12. RedTartan

    RedTartan Icelandic Sheep Supporter

    Messages:
    3,344
    Joined:
    May 2, 2006
    Location:
    Northeast Ohio
    The book "Root Cellaring" has a chapter on how to build an indoor basement root cellar aka cold room.

    I'd like to see some pictures of these cold rooms if any of you would care to share them. I don't even care if they're full of "stuff". I like to see what this little niche window looks like too. Pretty please? :D
     
  13. Pelenaka

    Pelenaka Well-Known Member

    Messages:
    2,026
    Joined:
    Jul 27, 2007
    Location:
    Western New York
    Unfortunetly my home has no cold room nor root cellar. But yes it is typically built in the cellar on the coolest side of a home like under a porch.
    As technologies change so does the purpose of a room. What was once a cold room in a 1880 home becomes a coal room in the 1910's.

    Another alternative was to place a pie safe type of cabinet in the coolest portion of a cellar and use that for food items that didn't quite need a spot on the ice box. This worked well if you were a renter and didn't want to invest in building a more perment structure.

    I'll try an snap a pic of a neighbor's who cellar I envy. It's over 6' deep, lol.


    ~~ pelenaka ~~
     
  14. 7thswan

    7thswan Well-Known Member Supporter

    Messages:
    23,896
    Joined:
    Nov 18, 2008
    Location:
    michigan
    In my basement there is an area, about 15X15, it has a door. I suspect this is where the coal used to be shoveled down there and was closed off. There would have to be alot of work done down there, to get me to use it. Sinse I'm the "doer" arround here-it ain't happening. I'll use my upstairs pantry. Michigan basements are very creepy-snakes,spiders,Bats.
     
  15. Oldskool

    Oldskool Well-Known Member

    Messages:
    47
    Joined:
    Nov 6, 2011
    Location:
    Ontario Canada
    Im in canada cold room's are found in most homes in my area but i also live in a rural farm community. Cold rooms here are part of a basement unfinished area for food storage/ wood etc the window is for ice in the summer - to be put in your cold chest ( ice box) and ventilation coal i dont know about alot of the homes here are or were heated with wood or corn not coal but i see it being a strong possibility our root celler is outside inground
     
  16. Maggie

    Maggie Well-Known Member Supporter

    Messages:
    1,197
    Joined:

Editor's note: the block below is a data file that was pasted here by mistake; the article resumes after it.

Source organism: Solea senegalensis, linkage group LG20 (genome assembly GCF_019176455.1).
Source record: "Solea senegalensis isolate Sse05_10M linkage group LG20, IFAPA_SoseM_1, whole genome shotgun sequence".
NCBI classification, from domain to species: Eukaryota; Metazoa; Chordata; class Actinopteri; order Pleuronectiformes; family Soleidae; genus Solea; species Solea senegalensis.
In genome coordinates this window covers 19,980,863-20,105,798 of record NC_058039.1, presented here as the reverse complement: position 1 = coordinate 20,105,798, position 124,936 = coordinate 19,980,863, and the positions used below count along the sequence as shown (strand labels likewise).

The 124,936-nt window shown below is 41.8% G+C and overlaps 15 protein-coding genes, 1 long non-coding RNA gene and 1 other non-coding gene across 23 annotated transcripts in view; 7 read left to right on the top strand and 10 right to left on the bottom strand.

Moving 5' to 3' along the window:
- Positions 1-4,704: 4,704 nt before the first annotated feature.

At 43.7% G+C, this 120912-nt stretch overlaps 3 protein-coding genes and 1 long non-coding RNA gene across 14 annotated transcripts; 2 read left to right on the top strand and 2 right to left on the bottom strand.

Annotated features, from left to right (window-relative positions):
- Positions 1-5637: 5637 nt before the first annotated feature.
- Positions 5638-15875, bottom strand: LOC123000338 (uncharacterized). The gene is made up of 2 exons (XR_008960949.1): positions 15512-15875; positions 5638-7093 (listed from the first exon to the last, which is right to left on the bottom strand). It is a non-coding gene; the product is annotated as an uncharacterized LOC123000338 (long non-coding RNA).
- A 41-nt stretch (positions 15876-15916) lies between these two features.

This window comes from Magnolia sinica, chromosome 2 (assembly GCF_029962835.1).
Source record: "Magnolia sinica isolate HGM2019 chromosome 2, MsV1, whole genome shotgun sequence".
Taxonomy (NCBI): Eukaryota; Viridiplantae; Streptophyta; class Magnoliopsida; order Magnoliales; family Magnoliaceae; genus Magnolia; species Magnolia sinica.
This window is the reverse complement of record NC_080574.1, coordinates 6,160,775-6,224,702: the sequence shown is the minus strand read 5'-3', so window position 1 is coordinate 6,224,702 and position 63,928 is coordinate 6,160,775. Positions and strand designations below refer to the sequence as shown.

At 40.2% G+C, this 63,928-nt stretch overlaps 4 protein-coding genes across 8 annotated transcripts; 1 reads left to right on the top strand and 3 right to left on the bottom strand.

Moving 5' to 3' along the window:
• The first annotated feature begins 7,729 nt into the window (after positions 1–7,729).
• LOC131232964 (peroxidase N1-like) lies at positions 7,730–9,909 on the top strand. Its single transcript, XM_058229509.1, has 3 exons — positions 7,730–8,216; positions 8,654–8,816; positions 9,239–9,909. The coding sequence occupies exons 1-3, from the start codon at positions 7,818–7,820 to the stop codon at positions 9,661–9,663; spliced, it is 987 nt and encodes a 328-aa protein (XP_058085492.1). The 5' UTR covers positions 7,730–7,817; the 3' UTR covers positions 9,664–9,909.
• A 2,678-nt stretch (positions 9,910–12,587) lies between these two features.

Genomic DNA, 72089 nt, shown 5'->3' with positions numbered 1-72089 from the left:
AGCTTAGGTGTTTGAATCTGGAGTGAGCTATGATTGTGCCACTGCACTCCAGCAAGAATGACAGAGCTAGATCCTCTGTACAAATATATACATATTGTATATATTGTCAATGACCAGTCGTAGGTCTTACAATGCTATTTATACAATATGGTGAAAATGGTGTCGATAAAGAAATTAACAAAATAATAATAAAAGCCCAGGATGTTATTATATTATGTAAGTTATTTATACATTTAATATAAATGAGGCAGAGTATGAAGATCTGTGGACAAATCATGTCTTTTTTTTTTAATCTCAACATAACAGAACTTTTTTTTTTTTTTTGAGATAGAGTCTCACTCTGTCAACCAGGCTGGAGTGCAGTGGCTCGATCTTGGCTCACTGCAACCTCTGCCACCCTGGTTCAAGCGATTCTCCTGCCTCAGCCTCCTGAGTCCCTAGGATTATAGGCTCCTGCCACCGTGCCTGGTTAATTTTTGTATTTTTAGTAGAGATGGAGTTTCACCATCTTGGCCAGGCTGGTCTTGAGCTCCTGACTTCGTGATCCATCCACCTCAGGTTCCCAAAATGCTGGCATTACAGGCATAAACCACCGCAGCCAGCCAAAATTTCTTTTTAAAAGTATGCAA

May 12, 2002
    Location:
    U.P. of Michigan
    7thswan: I've often wondered this: why do they call it a 'Michigan basement?' We moved up here from WI & I never heard this before. thanks:)
     
  17. 7thswan

    7thswan Well-Known Member Supporter

    Messages:
    23,896
    Joined:
    Nov 18, 2008
    Location:
    michigan
    Ya Know, I'm not sure. Maybe it has something to do with the basements that have dirt floors.
     
  18. secretcreek

    secretcreek Well-Known Member Supporter

    Messages:
    1,542
    Joined:
    Jan 24, 2010
    Michigan has such a high water table that deep basements were impossible many times. So a Michigan basement usually refers to a very low ceiling'd basement ...many old homes had dirt floor basements. Our's was cement floored but still only had about a 5'5" clearance. Ours creeped me out, but better lighting would have fixed that. We also had a coal bin room.

    I grew up in SE MI. My friend's basement always had toads!!!!!!!!! My mom's current basement in a super old home has garter and corn snakes. One time I brought a palm sized whitetail into my bedroom and ignorantly thought it would like to stay in a showbox. Yeah...no. It got down to our basement. So we had a rabbit in our MI basement ...for a while anyway. Once in a while a starling would get gassed from hanging around the chimneytop and fall down into the furnace and somehow not fry and would get into our basement.

    My home here in SE Ohio has what we call a potato bin under the front porch...dirt floor...more like a crawl space but ithe former owner has crates in place for vegs. It smells moldy, so I've never used it :smack

    -scrt crk
     
  19. shanzone2001

    shanzone2001 Well-Known Member

    Messages:
    5,871
    Joined:
    Dec 3, 2009
    Location:
    State of Jefferson
    Winter has seem to hit us soon here and apparently my new place is an entire cold house!
    I have one room with a closet under the stairs that would work as a cold room year round. It is in the middle of the house so it remains cool. I was thinking of keeping next year's root vegetables in there.
     
  20. Mutti

    Mutti Well-Known Member Supporter

    Messages:
    4,440
    Joined:
    Sep 7, 2002
    Location:
    Missouri
    We had a cold room in our house in MI....built under porch stairs; also used as storm shelter. Now we built ours in the garage. Double insulated room for food storage. Stays cool in summer even in our horrible heat and hasn't frozen anything in there yet. Min/max thermometer to check on temp in severly cold weather.